In 2010, the IRS created the current form of the PTIN (Preparer Tax Identification Number) Program.
Unless you are a tax geek like me, you don’t know the relevance of this program. For my 27 years of practice, I have always signed tax return as the preparer and included my identification number. In my ignorance, I assumed the IRS kept track of the returns I prepared and ran analytics against those returns. Well, I guess that was naive. The IRS did no such tracking and has not regulated who can actually prepare a return for a fee.
The PTIN program was an attempt to regulate this unregulated area. The main purpose was to try to eliminate fraud and scamsters from stealing your money and identity. This sounds like a good idea, right?
The PTIN Program required people who complete returns to meet minimum (emphasis added) standards and pass a test (open book none the less). Not much of protection for the consumer, but a start.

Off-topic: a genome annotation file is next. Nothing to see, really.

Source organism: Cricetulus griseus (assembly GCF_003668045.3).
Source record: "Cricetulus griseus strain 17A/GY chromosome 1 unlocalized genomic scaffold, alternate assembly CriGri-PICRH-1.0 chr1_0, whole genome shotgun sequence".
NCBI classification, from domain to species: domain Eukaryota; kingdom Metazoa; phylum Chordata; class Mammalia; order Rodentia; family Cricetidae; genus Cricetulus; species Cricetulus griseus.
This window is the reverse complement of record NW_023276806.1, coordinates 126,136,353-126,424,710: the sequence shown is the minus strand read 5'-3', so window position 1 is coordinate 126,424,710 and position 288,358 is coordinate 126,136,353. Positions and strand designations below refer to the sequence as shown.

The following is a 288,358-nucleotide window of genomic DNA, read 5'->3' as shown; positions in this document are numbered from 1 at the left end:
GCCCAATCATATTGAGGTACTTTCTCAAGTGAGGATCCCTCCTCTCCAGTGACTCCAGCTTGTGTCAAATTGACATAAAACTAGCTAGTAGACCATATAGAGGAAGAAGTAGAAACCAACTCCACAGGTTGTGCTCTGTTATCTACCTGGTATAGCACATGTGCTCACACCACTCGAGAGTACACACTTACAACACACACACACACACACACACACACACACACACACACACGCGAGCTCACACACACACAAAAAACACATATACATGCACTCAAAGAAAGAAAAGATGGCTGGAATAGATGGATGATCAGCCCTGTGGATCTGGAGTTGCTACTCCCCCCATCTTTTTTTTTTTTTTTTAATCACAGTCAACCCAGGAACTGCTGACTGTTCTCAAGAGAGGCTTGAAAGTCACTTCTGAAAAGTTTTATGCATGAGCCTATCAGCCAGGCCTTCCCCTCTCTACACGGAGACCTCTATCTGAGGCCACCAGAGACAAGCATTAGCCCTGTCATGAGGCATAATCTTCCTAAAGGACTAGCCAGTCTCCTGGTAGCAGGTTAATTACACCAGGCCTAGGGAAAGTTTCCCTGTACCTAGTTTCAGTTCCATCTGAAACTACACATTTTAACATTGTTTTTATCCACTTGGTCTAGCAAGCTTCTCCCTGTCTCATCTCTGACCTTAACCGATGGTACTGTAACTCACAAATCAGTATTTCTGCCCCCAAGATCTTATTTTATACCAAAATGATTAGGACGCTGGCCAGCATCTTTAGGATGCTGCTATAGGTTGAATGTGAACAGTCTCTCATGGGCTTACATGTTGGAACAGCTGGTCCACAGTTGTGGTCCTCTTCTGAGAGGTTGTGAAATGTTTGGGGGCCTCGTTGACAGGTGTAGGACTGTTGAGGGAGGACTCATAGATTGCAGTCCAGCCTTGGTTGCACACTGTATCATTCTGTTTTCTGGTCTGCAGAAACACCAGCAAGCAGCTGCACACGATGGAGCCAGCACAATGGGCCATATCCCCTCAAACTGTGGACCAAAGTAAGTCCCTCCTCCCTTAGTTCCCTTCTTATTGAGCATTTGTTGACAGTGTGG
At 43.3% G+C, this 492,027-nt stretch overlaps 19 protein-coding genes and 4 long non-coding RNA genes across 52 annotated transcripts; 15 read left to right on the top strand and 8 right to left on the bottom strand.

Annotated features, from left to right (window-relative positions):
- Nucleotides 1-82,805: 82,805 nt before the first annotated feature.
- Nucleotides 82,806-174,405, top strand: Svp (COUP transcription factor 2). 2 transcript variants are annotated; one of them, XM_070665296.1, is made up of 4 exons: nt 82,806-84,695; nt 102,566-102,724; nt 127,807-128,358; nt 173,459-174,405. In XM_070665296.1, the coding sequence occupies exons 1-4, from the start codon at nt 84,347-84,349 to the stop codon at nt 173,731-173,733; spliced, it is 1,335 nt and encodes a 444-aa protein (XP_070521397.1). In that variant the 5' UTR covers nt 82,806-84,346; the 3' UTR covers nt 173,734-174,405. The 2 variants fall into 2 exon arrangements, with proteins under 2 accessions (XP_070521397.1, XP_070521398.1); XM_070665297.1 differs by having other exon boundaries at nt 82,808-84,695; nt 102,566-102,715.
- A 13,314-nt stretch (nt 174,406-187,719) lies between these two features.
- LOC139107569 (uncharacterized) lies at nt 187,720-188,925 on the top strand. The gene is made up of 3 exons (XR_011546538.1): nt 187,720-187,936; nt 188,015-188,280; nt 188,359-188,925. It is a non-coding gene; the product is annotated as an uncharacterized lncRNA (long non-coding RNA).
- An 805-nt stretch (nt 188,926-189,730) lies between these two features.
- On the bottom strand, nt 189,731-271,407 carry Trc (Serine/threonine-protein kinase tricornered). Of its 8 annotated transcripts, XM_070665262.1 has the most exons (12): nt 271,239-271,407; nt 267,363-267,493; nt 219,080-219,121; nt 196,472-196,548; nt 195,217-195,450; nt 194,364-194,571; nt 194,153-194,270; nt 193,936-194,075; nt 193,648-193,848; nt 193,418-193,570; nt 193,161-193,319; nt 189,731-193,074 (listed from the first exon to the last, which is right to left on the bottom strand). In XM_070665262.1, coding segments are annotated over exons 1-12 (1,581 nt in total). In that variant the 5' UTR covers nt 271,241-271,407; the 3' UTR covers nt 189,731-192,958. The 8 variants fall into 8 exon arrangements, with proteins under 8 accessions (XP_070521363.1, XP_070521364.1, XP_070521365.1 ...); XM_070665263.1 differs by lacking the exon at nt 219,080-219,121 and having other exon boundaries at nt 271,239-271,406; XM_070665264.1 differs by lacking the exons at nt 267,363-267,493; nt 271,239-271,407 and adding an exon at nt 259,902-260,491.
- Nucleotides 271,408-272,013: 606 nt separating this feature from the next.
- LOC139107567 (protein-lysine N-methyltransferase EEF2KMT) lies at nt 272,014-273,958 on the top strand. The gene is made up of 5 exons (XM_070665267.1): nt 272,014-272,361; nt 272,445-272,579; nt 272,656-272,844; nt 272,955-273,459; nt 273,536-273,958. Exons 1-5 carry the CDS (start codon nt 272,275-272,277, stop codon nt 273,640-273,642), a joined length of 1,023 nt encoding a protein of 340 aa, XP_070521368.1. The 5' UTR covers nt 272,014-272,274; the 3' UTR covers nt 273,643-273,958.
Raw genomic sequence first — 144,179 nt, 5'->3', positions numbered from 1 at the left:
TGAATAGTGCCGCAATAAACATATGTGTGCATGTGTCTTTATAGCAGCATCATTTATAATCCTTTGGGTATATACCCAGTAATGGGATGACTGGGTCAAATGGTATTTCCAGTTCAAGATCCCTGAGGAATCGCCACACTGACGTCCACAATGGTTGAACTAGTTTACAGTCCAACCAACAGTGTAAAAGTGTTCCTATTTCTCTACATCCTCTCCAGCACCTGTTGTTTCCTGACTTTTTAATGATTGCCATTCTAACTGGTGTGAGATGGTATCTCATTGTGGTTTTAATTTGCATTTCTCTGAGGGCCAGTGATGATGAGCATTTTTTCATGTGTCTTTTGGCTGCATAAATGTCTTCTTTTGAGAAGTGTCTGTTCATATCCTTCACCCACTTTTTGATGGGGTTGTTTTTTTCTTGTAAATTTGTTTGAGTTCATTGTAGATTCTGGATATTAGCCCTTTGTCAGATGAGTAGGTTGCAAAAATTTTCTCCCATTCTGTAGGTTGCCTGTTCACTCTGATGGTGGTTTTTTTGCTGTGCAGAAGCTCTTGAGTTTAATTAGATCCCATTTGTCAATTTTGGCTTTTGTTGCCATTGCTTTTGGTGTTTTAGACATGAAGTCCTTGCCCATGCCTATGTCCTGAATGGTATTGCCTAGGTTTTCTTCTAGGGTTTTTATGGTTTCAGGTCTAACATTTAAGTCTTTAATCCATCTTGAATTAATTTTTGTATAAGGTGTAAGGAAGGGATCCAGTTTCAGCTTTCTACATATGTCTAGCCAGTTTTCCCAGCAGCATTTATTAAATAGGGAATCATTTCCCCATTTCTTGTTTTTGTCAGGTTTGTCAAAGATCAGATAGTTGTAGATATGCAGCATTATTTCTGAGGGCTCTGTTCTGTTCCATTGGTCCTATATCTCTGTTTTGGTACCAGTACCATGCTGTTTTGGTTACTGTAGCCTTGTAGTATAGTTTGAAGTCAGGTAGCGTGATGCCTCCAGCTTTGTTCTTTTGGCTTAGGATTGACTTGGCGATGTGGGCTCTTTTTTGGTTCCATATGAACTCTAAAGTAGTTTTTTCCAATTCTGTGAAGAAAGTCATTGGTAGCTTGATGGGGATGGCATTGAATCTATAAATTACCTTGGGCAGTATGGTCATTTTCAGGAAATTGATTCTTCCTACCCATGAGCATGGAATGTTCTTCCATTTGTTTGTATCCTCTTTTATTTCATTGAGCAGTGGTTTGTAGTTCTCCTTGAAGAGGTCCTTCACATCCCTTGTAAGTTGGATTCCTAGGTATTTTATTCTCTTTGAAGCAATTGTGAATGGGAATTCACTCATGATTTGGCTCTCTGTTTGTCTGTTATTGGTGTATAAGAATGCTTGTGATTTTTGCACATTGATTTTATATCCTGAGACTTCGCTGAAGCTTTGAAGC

Unfortunately, a group of people sued the IRS and argued that they did not have the authority to create such a requirement. Unfortunately, the Courts agreed. The Courts have shut down this program and once again put a target on the consumer.
If you do not use a CPA or EA to prepare your taxes, please do your homework on the person providing the service (education, qualifications, experience,liability insurance, etc.). This will save you significant problems down the road.
Good luck, it looks like you’ll need it.